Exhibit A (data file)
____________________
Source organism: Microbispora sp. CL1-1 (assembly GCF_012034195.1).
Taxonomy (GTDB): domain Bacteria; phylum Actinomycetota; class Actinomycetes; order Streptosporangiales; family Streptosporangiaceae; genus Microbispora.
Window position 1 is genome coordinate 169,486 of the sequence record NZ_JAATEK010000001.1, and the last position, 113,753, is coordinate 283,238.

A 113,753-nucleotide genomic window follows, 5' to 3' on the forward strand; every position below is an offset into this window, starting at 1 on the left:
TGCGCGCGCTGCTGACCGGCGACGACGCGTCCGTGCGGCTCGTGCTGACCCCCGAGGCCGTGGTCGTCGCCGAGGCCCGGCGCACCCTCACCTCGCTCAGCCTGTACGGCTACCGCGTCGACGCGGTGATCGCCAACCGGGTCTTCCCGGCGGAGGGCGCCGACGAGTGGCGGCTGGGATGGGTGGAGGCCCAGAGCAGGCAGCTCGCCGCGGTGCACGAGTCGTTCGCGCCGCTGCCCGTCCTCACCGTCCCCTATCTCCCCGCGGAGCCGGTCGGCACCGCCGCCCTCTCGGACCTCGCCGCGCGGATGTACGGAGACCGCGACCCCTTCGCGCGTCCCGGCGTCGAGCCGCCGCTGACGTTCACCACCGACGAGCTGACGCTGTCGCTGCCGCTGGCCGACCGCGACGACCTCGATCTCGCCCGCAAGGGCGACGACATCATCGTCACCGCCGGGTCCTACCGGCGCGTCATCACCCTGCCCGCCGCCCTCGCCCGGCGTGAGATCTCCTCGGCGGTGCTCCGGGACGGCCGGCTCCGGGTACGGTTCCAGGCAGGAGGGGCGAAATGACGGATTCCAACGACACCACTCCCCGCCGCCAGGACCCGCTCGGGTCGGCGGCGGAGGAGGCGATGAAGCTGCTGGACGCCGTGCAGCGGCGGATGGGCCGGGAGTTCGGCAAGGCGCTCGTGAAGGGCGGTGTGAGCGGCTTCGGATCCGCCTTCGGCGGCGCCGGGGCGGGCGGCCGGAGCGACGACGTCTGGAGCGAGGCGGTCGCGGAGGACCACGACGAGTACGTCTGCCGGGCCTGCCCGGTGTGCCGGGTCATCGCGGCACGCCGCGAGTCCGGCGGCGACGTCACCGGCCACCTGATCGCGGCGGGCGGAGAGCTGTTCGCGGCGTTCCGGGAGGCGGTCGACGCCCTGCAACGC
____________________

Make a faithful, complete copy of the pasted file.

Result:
Source organism: Microbispora sp. CL1-1 (assembly GCF_012034195.1).
Taxonomy (GTDB): domain Bacteria; phylum Actinomycetota; class Actinomycetes; order Streptosporangiales; family Streptosporangiaceae; genus Microbispora.
Window position 1 is genome coordinate 169,486 of the sequence record NZ_JAATEK010000001.1, and the last position, 113,753, is coordinate 283,238.

A 113,753-nucleotide genomic window follows, 5' to 3' on the forward strand; every position below is an offset into this window, starting at 1 on the left:
TGCGCGCGCTGCTGACCGGCGACGACGCGTCCGTGCGGCTCGTGCTGACCCCCGAGGCCGTGGTCGTCGCCGAGGCCCGGCGCACCCTCACCTCGCTCAGCCTGTACGGCTACCGCGTCGACGCGGTGATCGCCAACCGGGTCTTCCCGGCGGAGGGCGCCGACGAGTGGCGGCTGGGATGGGTGGAGGCCCAGAGCAGGCAGCTCGCCGCGGTGCACGAGTCGTTCGCGCCGCTGCCCGTCCTCACCGTCCCCTATCTCCCCGCGGAGCCGGTCGGCACCGCCGCCCTCTCGGACCTCGCCGCGCGGATGTACGGAGACCGCGACCCCTTCGCGCGTCCCGGCGTCGAGCCGCCGCTGACGTTCACCACCGACGAGCTGACGCTGTCGCTGCCGCTGGCCGACCGCGACGACCTCGATCTCGCCCGCAAGGGCGACGACATCATCGTCACCGCCGGGTCCTACCGGCGCGTCATCACCCTGCCCGCCGCCCTCGCCCGGCGTGAGATCTCCTCGGCGGTGCTCCGGGACGGCCGGCTCCGGGTACGGTTCCAGGCAGGAGGGGCGAAATGACGGATTCCAACGACACCACTCCCCGCCGCCAGGACCCGCTCGGGTCGGCGGCGGAGGAGGCGATGAAGCTGCTGGACGCCGTGCAGCGGCGGATGGGCCGGGAGTTCGGCAAGGCGCTCGTGAAGGGCGGTGTGAGCGGCTTCGGATCCGCCTTCGGCGGCGCCGGGGCGGGCGGCCGGAGCGACGACGTCTGGAGCGAGGCGGTCGCGGAGGACCACGACGAGTACGTCTGCCGGGCCTGCCCGGTGTGCCGGGTCATCGCGGCACGCCGCGAGTCCGGCGGCGACGTCACCGGCCACCTGATCGCGGCGGGCGGAGAGCTGTTCGCGGCGTTCCGGGAGGCGGTCGACGCCCTGCAACGC